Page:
|Cheirogaleidae||Sambirano Fork-crowned Lemur||Phaner parienti||Tanta, Tantaraolana||Nocturnal|
|Daubentoniidae||Aye-aye||Daubentonia madagascariensis||Aye-aye, Ahay, Itay-hay, Aiay||Nocturnal|
|Indridae||Woolly lemurs and allies||Diurnal|
|Indridae||Eastern Avahi||Avahi laniger||Avahina, Avahy, Ampongy, Fotsifaka||Nocturnal||+|
|Indridae||Western Avahi||Avahi occidentalis||Fotsife, Tsarafangitra||Nocturnal|
|Indridae||Indri lemur||Indri indri indri||Babakoto, Amboanala||Diurnal||+|
|Indridae||Indri lemur||Indri indri variegatus||Babakoto, Amboanala||Diurnal||+|
|Indridae||Coquerel's Sifaka||Propithecus coquereli||Ankomba malandy, Sifaka, Tsibahaka||Diurnal|
|Indridae||Crowned Sifaka||Propithecus deckenii coronatus||Tsibahaka, Sifaka||Diurnal|
|Indridae||Decken's Sifaka||Propithecus deckenii dekenii||Tsibahaka, Sifaka||Diurnal||+|
|Indridae||Silky Sifaka||Propithecus diadema candidus||Simpona, Simpony||Diurnal|
|Indridae||Diademed Sifaka||Propithecus diadema diadema||Simpona, Simpony||Diurnal||+|
|Indridae||Milne-Edwards's Sifaka||Propithecus edwardsi||Simpona, Simpony||Diurnal||+|
|Indridae||Perrier's Sifaka||Propithecus perrieri||Radjako, Ankomba Job||Diurnal|
|Indridae||Tattersall's Sifaka||Propithecus tattersalli||Ankomba malandy, Simpona||Diurnal|
|Indridae||Verreaux's Sifaka||Propithecus verreauxi||Sifaka||Diurnal||+|
|Lemuridae||White-fronted Lemur||Eulemur albifrons||Varika||Diurnal|
|Lemuridae||White-collared Lemur||Eulemur albocollaris||Varika||Diurnal|
|Lemuridae||Red-collared Lemur||Eulemur collaris||Varika||Diurnal||+|
|Lemuridae||Crowned Lemur||Eulemur coronatus||Varika||Diurnal|
|Lemuridae||Brown Lemur||Eulemur fulvus||Varikamavo, Komba||Diurnal||+|
|Lemuridae||Black Lemur||Eulemur macaco||Ankomba, Komba||Diurnal||+|
|Lemuridae||Blue-eyed Black Lemur||Eulemur macaco flavifrons||Ankomba, Komba||Diurnal||+|
|Lemuridae||Mongoose Lemur||Eulemur mongoz||Komba||Diurnal|
|Lemuridae||Red-bellied Lemur||Eulemur rubriventer||Varikamena||Diurnal|
|Lemuridae||Red-fronted Lemur||Eulemur rufus||Varika, Varikamavo||Diurnal||+|
|Lemuridae||Sanford's Lemur||Eulemur sanfordi||Ankomba, Beharavoaka||Diurnal|
|Lemuridae||Alaotran Gentle Lemur||Hapalemur alaotrensis||Bandro||Diurnal|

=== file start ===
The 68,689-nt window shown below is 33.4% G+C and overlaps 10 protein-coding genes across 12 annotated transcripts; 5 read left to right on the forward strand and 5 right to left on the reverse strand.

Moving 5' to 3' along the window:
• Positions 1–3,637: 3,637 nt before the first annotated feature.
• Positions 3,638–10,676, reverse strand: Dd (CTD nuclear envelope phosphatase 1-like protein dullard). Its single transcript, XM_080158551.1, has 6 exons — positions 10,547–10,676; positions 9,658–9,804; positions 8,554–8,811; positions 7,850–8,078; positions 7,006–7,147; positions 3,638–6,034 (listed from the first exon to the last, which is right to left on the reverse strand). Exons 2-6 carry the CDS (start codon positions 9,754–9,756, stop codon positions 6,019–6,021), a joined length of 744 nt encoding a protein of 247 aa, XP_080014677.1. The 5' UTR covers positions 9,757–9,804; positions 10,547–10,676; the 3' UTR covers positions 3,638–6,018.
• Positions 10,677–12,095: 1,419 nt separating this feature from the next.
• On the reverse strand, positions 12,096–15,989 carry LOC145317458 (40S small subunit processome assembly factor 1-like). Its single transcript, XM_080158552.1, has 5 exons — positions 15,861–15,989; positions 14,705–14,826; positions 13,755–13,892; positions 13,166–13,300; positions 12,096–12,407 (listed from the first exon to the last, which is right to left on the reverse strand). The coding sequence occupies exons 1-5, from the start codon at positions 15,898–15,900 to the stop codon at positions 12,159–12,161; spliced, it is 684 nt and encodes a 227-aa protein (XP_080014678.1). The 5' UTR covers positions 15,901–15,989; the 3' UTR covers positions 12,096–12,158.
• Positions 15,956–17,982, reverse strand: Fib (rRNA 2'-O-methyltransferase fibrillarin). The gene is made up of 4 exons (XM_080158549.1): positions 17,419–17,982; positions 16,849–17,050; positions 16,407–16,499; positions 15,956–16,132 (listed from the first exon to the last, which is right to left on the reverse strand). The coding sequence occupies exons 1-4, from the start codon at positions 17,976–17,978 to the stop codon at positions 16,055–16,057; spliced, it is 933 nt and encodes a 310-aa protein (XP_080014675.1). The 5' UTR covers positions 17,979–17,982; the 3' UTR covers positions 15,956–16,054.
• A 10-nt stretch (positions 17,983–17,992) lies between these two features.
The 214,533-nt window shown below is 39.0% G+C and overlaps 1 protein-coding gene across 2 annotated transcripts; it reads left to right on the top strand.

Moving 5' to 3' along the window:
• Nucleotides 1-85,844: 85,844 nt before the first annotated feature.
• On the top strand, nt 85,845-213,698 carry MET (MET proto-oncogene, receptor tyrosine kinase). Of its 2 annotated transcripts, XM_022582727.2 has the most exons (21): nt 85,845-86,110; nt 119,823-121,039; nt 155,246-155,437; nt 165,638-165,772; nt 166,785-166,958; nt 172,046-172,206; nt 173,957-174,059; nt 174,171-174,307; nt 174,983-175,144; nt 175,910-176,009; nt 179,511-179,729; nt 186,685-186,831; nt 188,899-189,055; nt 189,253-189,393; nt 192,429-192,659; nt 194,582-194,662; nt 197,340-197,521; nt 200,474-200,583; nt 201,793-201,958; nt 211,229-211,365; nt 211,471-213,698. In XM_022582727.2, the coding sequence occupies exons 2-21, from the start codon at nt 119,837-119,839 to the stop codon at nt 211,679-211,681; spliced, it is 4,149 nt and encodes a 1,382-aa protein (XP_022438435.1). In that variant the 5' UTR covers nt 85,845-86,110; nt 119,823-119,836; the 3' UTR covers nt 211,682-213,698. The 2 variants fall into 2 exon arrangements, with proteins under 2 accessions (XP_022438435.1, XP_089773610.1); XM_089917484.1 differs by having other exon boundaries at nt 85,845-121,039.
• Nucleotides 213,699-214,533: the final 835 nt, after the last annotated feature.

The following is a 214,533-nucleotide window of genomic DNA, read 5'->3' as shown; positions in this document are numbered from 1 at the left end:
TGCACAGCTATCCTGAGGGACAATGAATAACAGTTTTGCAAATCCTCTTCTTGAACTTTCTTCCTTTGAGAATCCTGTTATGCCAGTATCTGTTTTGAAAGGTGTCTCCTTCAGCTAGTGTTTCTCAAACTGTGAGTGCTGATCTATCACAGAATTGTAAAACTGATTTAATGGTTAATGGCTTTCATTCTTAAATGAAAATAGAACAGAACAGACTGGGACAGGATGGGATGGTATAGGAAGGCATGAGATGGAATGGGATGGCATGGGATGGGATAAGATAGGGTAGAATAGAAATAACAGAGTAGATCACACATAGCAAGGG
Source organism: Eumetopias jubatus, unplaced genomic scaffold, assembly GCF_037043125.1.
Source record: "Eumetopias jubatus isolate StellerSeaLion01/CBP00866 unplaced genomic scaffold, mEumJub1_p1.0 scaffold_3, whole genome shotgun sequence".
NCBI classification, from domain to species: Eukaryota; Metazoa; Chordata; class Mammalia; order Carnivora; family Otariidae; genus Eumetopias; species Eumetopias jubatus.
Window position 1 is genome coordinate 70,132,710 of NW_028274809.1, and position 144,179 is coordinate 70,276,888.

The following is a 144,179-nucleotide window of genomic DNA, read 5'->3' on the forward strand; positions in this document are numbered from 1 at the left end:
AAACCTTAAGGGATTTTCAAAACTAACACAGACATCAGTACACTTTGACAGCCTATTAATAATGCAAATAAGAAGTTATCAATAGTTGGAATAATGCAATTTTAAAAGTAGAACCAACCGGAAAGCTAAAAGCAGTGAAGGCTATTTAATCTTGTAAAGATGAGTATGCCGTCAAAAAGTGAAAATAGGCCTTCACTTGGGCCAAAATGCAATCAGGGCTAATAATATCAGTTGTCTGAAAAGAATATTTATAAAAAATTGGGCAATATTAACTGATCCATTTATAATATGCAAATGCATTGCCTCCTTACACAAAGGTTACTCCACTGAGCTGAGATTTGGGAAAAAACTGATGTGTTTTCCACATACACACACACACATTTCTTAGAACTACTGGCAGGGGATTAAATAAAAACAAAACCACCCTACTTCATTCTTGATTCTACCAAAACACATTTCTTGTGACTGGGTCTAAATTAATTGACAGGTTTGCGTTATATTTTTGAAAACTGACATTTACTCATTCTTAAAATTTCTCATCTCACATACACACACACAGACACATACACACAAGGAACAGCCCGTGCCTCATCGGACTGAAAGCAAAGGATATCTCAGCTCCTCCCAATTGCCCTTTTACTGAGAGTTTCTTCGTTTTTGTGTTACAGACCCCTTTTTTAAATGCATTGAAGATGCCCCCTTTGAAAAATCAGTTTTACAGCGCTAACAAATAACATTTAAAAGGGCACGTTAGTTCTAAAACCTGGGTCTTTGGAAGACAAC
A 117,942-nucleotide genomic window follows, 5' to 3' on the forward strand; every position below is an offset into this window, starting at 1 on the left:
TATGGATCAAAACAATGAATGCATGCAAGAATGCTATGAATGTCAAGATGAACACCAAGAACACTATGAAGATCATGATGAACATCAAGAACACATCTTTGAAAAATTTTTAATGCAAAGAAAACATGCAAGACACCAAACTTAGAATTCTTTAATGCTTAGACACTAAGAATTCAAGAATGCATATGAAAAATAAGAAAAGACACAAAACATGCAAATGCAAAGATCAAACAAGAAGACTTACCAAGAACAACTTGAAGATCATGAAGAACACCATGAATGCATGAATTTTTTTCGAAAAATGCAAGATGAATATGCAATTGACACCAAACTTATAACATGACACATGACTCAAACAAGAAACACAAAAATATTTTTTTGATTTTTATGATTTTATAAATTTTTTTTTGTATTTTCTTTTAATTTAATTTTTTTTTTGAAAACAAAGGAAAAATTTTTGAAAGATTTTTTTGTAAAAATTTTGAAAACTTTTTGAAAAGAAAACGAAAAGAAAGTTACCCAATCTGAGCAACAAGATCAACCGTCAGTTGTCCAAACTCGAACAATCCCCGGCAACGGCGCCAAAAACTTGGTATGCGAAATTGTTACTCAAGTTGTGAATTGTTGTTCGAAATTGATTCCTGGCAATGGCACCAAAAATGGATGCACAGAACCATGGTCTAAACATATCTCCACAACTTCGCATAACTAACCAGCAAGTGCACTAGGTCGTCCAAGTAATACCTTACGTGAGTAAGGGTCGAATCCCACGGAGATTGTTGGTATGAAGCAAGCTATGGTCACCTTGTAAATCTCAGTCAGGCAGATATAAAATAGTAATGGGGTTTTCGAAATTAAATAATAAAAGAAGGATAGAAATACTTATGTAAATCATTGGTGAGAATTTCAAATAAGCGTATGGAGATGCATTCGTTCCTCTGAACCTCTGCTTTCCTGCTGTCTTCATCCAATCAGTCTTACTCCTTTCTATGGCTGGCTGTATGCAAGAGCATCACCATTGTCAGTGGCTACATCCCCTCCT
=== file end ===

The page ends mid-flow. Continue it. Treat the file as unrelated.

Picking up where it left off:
|Lemuridae||Golden Gentle Lemur||Hapalemur aureus||Varibolomena, Bokombolomena||Diurnal|
|Lemuridae||Gray Gentle Lemur||Hapalemur griseus||Varibolomadinika||Diurnal||+|
|Lemuridae||Sambriano Gentle Lemur||Hapalemur occidentalis||Bekola, Kofi, Ankomba valiha||Diurnal|
|Lemuridae||Ring-tailed Lemur||Lemur catta||Maki, Hira||Diurnal||+|
|Lemuridae||Broad-nosed Gentle Lemur||Prolemur simus||Varibolomavo, Vari, Varikandra||Diurnal|
|Lemuridae||Red Ruffed Lemur||Varecia rubra||Varimena||Diurnal||+|
|Lemuridae||Black-and-White Ruffed Lemur||Varecia variegata||Varijatsy||Diurnal||+|
|Megaladapidae||Back-striped Sportive Lemur||Lepilemur dorsalis||Apongy||Nocturnal|
|Megaladapidae||Milne-Edwards's Sportive Lemur||Lepilemur edwardsi||Boenga, Boengy, Repahaka||Nocturnal||+|
|Megaladapidae||White-footed Sportive Lemur||Lepilemur leucopus||Songiky||Nocturnal||+|
|Megaladapidae||Small-toothed Sportive Lemur||Lepilemur microdon||Trangalavaka, Kotrika or Kotreka, Fitiliky, Itataka, Varikosy||Nocturnal|
|Megaladapidae||Mitsinjo Sportive Lemur||Lepilemur mitsinjonensis||Kotrika, Varikosy||Nocturnal|
|Megaladapidae||Weasel Lemur||Lepilemur mustelinus||Trangalavaka, Kotrika, Fitiliky, Itataka, Varikosy||Nocturnal|
|Megaladapidae||Red-tailed Sportive Lemur||Lepilemur ruficaudatus||Boenga, Boengy||Nocturnal|
|Megaladapidae||Ankarana Sportive Lemur||Lepilemur septentrionalis ankaranensis||Mahiabeala, Songiky||Nocturnal|
|Megaladapidae||Seal's Sportive Lemur||Lepilemur seali||Songiky||Nocturnal|
|Megaladapidae||Northern Sportive Lemur||Lepilemur septentrionalis septentrionalis||Mahiabeala, Songiky||Nocturnal|